Viral Email and the 2012 Apocalypse Contagion: Seven Reasons Why the World WON’T End in 2012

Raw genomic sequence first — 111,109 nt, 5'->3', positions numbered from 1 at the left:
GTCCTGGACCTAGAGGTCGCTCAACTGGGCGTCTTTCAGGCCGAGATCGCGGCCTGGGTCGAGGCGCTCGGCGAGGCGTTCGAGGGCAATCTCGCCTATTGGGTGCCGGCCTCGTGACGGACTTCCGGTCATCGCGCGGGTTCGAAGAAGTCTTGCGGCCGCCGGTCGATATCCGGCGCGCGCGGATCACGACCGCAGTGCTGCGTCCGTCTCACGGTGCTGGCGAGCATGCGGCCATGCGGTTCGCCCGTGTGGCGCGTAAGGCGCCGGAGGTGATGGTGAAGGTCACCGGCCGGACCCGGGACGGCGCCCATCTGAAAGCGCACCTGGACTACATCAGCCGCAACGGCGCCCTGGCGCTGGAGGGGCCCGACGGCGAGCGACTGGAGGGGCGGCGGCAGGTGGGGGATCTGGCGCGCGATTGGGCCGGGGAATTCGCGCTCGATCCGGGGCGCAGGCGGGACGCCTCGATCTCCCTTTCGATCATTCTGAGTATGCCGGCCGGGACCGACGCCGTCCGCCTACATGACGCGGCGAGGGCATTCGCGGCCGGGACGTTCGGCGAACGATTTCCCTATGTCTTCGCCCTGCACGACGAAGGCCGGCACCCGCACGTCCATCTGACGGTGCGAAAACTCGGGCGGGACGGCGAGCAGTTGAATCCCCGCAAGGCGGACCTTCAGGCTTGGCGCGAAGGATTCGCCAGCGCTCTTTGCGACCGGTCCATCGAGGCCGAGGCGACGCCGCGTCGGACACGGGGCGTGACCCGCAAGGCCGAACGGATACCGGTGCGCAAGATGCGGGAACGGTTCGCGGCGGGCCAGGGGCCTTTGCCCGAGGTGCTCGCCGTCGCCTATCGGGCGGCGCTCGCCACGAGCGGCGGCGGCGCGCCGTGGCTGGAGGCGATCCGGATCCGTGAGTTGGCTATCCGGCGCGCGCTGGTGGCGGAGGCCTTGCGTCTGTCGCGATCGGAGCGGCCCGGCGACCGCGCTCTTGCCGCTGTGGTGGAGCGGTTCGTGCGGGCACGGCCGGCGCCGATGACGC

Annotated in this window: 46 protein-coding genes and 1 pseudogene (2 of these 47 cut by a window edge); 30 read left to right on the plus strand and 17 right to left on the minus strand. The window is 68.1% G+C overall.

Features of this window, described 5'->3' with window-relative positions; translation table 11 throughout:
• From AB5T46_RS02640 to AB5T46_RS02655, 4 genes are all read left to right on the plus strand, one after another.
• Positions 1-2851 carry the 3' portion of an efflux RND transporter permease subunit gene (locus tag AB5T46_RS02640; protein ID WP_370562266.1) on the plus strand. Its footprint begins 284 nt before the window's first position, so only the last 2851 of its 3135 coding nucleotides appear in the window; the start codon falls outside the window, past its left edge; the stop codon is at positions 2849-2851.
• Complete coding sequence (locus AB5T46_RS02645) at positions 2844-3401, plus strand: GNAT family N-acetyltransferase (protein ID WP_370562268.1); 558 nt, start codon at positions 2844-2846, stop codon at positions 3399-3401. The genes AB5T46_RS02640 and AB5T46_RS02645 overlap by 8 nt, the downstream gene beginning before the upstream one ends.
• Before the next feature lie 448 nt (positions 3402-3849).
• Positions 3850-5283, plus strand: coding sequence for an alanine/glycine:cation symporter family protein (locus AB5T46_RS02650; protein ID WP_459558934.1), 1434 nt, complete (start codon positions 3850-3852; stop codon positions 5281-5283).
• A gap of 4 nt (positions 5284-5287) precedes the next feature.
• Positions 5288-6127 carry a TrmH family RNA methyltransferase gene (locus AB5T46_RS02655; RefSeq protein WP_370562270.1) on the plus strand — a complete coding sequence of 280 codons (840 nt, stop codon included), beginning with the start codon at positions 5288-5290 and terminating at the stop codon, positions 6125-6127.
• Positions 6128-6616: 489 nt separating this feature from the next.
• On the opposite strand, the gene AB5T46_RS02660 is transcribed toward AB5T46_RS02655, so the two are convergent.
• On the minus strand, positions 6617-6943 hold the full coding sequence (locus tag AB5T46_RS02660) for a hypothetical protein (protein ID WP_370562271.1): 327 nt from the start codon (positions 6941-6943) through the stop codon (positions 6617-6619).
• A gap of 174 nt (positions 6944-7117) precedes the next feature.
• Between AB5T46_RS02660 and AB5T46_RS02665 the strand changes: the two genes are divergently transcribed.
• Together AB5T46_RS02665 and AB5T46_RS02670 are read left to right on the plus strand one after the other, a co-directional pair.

Beginning in May 2007, a message began spreading across the Internet, finding its way to email inboxes, blogs and discussion boards. Named ‘7 Reasons Why the World Will End in 2012’, the post was a mixture of equal parts bad science and bad logic, and succeeded in further fuelling the 2012 apocalypse hysteria. What was most disconcerting about this text was the preamble, which insisted that ‘Scientific experts from around the world are genuinely predicting that five years from now, all life on Earth could well finish’ (Phillip 2007). The insinuation that there was a scientific basis behind the 2012 apocalypse hysteria was clearly meant to play on the general public’s lack of scientific knowledge. The seven doomsday scenarios were culled both from the 2012 ‘hypotheses’ then common in the pseudoscience community (such as misunderstandings of the Maya calendar, the solar activity cycle and magnetic pole reversals) as well as recent advances in scientific understanding which were as equally misunderstood and thus ripe for manipulation in the public mythos (such as the Large Hadron Collider and discoveries concerning past mass extinctions). What are curiously missing from this list are two of the most commonly hyped 2012 predictions, namely that there will be some sort of alignment with the centre of the galaxy, and that Planet X/ Nibiru will collide with Earth. Not coincidentally, these are two of the easiest suggestions to debunk. This chapter will examine this list, both with the purpose to debunk all seven suggestions, and to examine it as a cultural phenomenon which illustrates quite vividly the chasm between the scientific establishment and the general public.